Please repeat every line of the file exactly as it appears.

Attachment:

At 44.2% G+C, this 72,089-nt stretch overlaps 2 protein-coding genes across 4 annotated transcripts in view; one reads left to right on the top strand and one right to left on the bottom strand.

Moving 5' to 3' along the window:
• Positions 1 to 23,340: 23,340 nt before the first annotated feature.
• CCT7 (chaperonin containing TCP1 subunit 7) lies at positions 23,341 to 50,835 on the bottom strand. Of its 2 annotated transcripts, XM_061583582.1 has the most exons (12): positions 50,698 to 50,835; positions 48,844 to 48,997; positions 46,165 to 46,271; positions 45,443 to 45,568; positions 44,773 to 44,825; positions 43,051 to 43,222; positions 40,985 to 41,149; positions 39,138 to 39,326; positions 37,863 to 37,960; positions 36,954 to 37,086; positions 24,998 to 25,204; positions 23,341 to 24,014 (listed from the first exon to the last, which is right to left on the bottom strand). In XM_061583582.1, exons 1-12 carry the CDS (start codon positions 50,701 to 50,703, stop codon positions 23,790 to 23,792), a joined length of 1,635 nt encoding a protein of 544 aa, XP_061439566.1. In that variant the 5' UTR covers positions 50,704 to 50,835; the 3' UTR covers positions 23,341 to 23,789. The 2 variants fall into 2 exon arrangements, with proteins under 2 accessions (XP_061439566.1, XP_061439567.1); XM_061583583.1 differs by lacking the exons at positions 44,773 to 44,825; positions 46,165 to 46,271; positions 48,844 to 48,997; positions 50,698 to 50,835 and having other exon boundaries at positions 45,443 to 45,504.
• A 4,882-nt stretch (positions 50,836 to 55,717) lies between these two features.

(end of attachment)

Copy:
At 44.2% G+C, this 72,089-nt stretch overlaps 2 protein-coding genes across 4 annotated transcripts in view; one reads left to right on the top strand and one right to left on the bottom strand.

Moving 5' to 3' along the window:
• Positions 1 to 23,340: 23,340 nt before the first annotated feature.
• CCT7 (chaperonin containing TCP1 subunit 7) lies at positions 23,341 to 50,835 on the bottom strand. Of its 2 annotated transcripts, XM_061583582.1 has the most exons (12): positions 50,698 to 50,835; positions 48,844 to 48,997; positions 46,165 to 46,271; positions 45,443 to 45,568; positions 44,773 to 44,825; positions 43,051 to 43,222; positions 40,985 to 41,149; positions 39,138 to 39,326; positions 37,863 to 37,960; positions 36,954 to 37,086; positions 24,998 to 25,204; positions 23,341 to 24,014 (listed from the first exon to the last, which is right to left on the bottom strand). In XM_061583582.1, exons 1-12 carry the CDS (start codon positions 50,701 to 50,703, stop codon positions 23,790 to 23,792), a joined length of 1,635 nt encoding a protein of 544 aa, XP_061439566.1. In that variant the 5' UTR covers positions 50,704 to 50,835; the 3' UTR covers positions 23,341 to 23,789. The 2 variants fall into 2 exon arrangements, with proteins under 2 accessions (XP_061439566.1, XP_061439567.1); XM_061583583.1 differs by lacking the exons at positions 44,773 to 44,825; positions 46,165 to 46,271; positions 48,844 to 48,997; positions 50,698 to 50,835 and having other exon boundaries at positions 45,443 to 45,504.
• A 4,882-nt stretch (positions 50,836 to 55,717) lies between these two features.